Top: Hummer H1, photo courtesy CarPhotoGallery.com; bottom: Lexus LS 400, photo courtesy CarAutoPortal.com. Click image to enlarge
The Hummer H1, or just ‘Hummer’ in the 1990s, was the first real ‘excessive’ sport utility vehicle to be sold. During the height of the SUV craze, the Hummer was the poster child for wretched excess and manliness (or compensation for lack thereof). No one needed an essentially combat-ready truck to pick up some milk and drop the kids off at soccer practice, but many still wanted them. The H1 paved the way for a class of excessive monster SUVs like the Escalade, Navigator, QX56, and G55 AMG—though this last one had its own similarly military utilitarian roots well before the craze spread.
Lexus LS 400
In 1990 Toyota released a new division named ‘Lexus’ with the sole intent of taking on the luxury heavyweights from Europe like Audi, BMW, and Mercedes. Their first model to wear Lexus badging was the LS 400, which may have been the most over-engineered car ever produced. Just as the NSX brought reliability to supercars, the LS 400 showed that supremely luxurious cars could cost a lot less than German manufacturers were offering at the time. Ironically, Hyundai has attempted this same trick with its Genesis Sedan, trying to match the Lexus LS on quality and content while undercutting it on price.
Top: McLaren F1, photo courtesy Mobil-Kadal.Blogspot.ca; bottom: Mazda RX-7, photo courtesy AutoInfoz.com. Click image to enlarge
Although it wasn’t officially on sale in Canada, everyone knew, lusted for, and respected the McLaren F1. The F1 Road Car basically held every production car performance record known to man when it came out in 1994. A supercar amongst supercars, the F1 was the car every enthusiast wished they could get their hands on. Until the more recent introduction of the Bugatti Veyron, no car had ever created so much buzz, or been as highly regarded as a performance tour-de-force. The three-seat abreast configuration was just plain cool, as well.
Mazda and rotaries have gone hand in hand for decades. However, the pinnacle of this relationship seems to have been the 1993 RX-7 FD (787B Race Car excluded). With a gorgeous, brand new body, this car was capable of outrunning several higher-powered sports cars thanks to its perfect 50/50 weight distribution and twin-turbo rotary engine. To this day many consider this to be one of the best handling cars ever made (and one of the least reliable). This car officially has a cult status.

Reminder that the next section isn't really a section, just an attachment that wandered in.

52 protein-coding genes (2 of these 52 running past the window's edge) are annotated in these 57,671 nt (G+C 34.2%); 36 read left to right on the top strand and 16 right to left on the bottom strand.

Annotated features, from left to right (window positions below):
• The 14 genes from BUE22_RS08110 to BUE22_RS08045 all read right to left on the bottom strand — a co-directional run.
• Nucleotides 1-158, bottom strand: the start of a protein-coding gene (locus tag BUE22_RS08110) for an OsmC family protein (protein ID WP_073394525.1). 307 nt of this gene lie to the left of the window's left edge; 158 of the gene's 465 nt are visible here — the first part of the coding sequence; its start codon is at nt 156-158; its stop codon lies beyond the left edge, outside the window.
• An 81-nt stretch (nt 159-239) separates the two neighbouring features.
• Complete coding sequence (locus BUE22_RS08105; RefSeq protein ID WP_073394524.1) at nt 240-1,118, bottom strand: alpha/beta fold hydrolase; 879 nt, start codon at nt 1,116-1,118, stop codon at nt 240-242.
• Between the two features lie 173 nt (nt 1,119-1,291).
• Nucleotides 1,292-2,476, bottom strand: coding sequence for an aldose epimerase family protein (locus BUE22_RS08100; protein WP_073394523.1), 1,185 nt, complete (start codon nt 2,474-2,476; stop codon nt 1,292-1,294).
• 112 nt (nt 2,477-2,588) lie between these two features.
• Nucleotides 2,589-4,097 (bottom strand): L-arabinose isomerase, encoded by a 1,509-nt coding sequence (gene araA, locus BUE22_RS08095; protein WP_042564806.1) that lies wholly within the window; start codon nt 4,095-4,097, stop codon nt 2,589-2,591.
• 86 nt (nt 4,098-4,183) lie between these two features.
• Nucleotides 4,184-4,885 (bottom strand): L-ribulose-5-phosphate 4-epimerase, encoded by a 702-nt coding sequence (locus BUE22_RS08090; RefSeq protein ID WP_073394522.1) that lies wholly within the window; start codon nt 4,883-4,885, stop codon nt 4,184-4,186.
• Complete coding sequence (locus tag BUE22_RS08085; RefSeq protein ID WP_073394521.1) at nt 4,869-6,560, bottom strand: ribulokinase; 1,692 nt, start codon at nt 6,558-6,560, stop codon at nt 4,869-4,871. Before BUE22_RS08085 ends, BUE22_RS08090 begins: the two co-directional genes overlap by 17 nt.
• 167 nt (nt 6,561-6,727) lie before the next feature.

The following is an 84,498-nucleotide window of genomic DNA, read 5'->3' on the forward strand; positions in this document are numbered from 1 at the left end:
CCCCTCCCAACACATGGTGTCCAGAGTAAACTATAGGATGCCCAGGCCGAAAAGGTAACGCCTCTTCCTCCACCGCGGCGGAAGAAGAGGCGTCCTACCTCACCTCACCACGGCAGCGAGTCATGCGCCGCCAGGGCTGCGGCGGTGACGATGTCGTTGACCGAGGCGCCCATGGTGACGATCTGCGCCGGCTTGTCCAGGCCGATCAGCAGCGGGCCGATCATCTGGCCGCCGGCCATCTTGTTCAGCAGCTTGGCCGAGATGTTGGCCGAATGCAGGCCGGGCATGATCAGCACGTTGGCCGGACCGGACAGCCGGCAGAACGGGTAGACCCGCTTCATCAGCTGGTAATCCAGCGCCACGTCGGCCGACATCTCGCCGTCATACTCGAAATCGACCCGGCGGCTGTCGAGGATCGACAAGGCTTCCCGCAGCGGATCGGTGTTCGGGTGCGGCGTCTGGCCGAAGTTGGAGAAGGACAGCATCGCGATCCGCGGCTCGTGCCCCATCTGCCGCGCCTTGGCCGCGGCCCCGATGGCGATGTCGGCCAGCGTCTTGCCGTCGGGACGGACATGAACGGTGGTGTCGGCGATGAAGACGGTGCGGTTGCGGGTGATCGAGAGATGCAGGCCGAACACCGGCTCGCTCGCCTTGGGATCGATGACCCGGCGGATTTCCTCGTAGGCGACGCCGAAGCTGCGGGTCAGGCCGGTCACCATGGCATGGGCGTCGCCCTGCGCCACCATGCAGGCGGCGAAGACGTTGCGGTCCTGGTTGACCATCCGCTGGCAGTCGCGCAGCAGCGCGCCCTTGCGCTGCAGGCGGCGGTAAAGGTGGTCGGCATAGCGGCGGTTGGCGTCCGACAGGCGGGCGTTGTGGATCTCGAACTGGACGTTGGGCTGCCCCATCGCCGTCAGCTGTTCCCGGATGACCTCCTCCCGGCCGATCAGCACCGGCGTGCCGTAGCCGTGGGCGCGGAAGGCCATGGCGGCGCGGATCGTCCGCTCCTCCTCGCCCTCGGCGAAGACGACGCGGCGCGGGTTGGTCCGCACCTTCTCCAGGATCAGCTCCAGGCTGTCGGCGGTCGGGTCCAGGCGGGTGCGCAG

Top: Mazda MX5 Miata, photo courtesy Mazda Canada; middle: Toyota Supra, photo courtesy AutoSeekAndSell.com; bottom: Volkswagen New Beetle, photo courtesy VW Canada. Click image to enlarge
Mazda MX-5 Miata
First introduced in 1989 in Japan, the Mazda Miata really took off throughout the 1990s. The secret to the Miata’s success was combining modern reliability with classic British roadster principles. The simple, lightweight roadster may not have been the quickest car out there, but there was hardly a vehicle available in 1990 that could give you a more thrilling drive. Now entering its 24th model year, the Miata has become the bestselling roadster of all time by sticking to the core principle of driving fun at a reasonable price.
To many, the 1993-2002 (1996 in Canada) Toyota Supra is the ultimate Japanese sports car. With a timeless shape and a bulletproof motor, Toyota Supras can still be seen at racetracks and car meets to this day. Easily tunable, the Supra could be taken from impressive to deadly in no time. In stock form, there were few vehicles in any price range that could outperform the Supra Turbo. The Supra Turbo’s giant rear wing may have been ahead of its time as the late 90s and early 2000s would see an epidemic of oversized wings on everything from Honda Civics to Geo Metros to Dodge Caravans.
Volkswagen New Beetle
Although it shared virtually nothing with its predecessor except for its shape, the 1998 ‘New Beetle’ was a hit based on nostalgia. The first of the ‘retro remakes’ in North America, the New Beetle proved people were interested in new cars packed with new technology sporting a classic shape. The New Beetle opened the door for a flood of retro remakes like the Mini Cooper, Ford Thunderbird, 2005+ Ford Mustang, Chevrolet Camaro, and Dodge Challenger, to name a few.